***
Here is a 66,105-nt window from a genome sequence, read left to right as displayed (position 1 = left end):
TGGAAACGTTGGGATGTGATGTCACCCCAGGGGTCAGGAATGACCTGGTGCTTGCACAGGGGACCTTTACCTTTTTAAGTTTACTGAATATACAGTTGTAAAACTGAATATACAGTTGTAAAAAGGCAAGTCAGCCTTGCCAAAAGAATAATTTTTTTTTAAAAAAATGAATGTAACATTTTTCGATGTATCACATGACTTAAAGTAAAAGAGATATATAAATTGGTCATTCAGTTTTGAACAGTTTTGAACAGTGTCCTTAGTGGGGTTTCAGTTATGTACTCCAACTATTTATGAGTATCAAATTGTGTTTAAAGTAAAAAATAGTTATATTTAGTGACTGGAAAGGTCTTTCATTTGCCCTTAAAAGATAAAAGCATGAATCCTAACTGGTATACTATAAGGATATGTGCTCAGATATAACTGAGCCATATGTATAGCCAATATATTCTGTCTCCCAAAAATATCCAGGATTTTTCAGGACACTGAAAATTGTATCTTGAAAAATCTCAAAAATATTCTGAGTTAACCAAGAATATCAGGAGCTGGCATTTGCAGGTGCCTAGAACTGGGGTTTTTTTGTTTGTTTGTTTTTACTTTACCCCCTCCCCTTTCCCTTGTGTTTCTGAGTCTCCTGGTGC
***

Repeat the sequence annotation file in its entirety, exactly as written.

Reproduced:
Here is a 66,105-nt window from a genome sequence, read left to right as displayed (position 1 = left end):
TGGAAACGTTGGGATGTGATGTCACCCCAGGGGTCAGGAATGACCTGGTGCTTGCACAGGGGACCTTTACCTTTTTAAGTTTACTGAATATACAGTTGTAAAACTGAATATACAGTTGTAAAAAGGCAAGTCAGCCTTGCCAAAAGAATAATTTTTTTTTAAAAAAATGAATGTAACATTTTTCGATGTATCACATGACTTAAAGTAAAAGAGATATATAAATTGGTCATTCAGTTTTGAACAGTTTTGAACAGTGTCCTTAGTGGGGTTTCAGTTATGTACTCCAACTATTTATGAGTATCAAATTGTGTTTAAAGTAAAAAATAGTTATATTTAGTGACTGGAAAGGTCTTTCATTTGCCCTTAAAAGATAAAAGCATGAATCCTAACTGGTATACTATAAGGATATGTGCTCAGATATAACTGAGCCATATGTATAGCCAATATATTCTGTCTCCCAAAAATATCCAGGATTTTTCAGGACACTGAAAATTGTATCTTGAAAAATCTCAAAAATATTCTGAGTTAACCAAGAATATCAGGAGCTGGCATTTGCAGGTGCCTAGAACTGGGGTTTTTTTGTTTGTTTGTTTTTACTTTACCCCCTCCCCTTTCCCTTGTGTTTCTGAGTCTCCTGGTGC